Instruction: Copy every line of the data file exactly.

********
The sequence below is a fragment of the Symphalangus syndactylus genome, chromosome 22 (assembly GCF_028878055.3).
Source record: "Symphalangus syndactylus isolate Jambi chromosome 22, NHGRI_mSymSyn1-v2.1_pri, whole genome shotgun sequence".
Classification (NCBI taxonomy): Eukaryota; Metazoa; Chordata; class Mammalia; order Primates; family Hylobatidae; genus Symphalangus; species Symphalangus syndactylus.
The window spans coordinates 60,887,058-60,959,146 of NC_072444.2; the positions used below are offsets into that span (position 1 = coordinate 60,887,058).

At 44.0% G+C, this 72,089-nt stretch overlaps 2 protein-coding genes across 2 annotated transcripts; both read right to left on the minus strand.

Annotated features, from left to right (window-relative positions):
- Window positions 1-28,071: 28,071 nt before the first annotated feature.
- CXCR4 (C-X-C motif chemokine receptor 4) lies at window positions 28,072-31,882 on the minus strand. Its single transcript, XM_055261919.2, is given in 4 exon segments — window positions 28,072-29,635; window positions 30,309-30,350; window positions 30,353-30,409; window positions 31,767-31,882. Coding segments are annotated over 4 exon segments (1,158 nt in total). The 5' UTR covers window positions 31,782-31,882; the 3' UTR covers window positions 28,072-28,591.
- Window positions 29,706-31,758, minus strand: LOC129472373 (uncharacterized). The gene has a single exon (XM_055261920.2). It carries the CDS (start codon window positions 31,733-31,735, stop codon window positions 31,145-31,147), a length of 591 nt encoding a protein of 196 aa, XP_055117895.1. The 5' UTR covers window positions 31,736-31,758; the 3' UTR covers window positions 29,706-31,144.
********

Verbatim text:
The sequence below is a fragment of the Symphalangus syndactylus genome, chromosome 22 (assembly GCF_028878055.3).
Source record: "Symphalangus syndactylus isolate Jambi chromosome 22, NHGRI_mSymSyn1-v2.1_pri, whole genome shotgun sequence".
Classification (NCBI taxonomy): Eukaryota; Metazoa; Chordata; class Mammalia; order Primates; family Hylobatidae; genus Symphalangus; species Symphalangus syndactylus.
The window spans coordinates 60,887,058-60,959,146 of NC_072444.2; the positions used below are offsets into that span (position 1 = coordinate 60,887,058).

At 44.0% G+C, this 72,089-nt stretch overlaps 2 protein-coding genes across 2 annotated transcripts; both read right to left on the minus strand.

Annotated features, from left to right (window-relative positions):
- Window positions 1-28,071: 28,071 nt before the first annotated feature.
- CXCR4 (C-X-C motif chemokine receptor 4) lies at window positions 28,072-31,882 on the minus strand. Its single transcript, XM_055261919.2, is given in 4 exon segments — window positions 28,072-29,635; window positions 30,309-30,350; window positions 30,353-30,409; window positions 31,767-31,882. Coding segments are annotated over 4 exon segments (1,158 nt in total). The 5' UTR covers window positions 31,782-31,882; the 3' UTR covers window positions 28,072-28,591.
- Window positions 29,706-31,758, minus strand: LOC129472373 (uncharacterized). The gene has a single exon (XM_055261920.2). It carries the CDS (start codon window positions 31,733-31,735, stop codon window positions 31,145-31,147), a length of 591 nt encoding a protein of 196 aa, XP_055117895.1. The 5' UTR covers window positions 31,736-31,758; the 3' UTR covers window positions 29,706-31,144.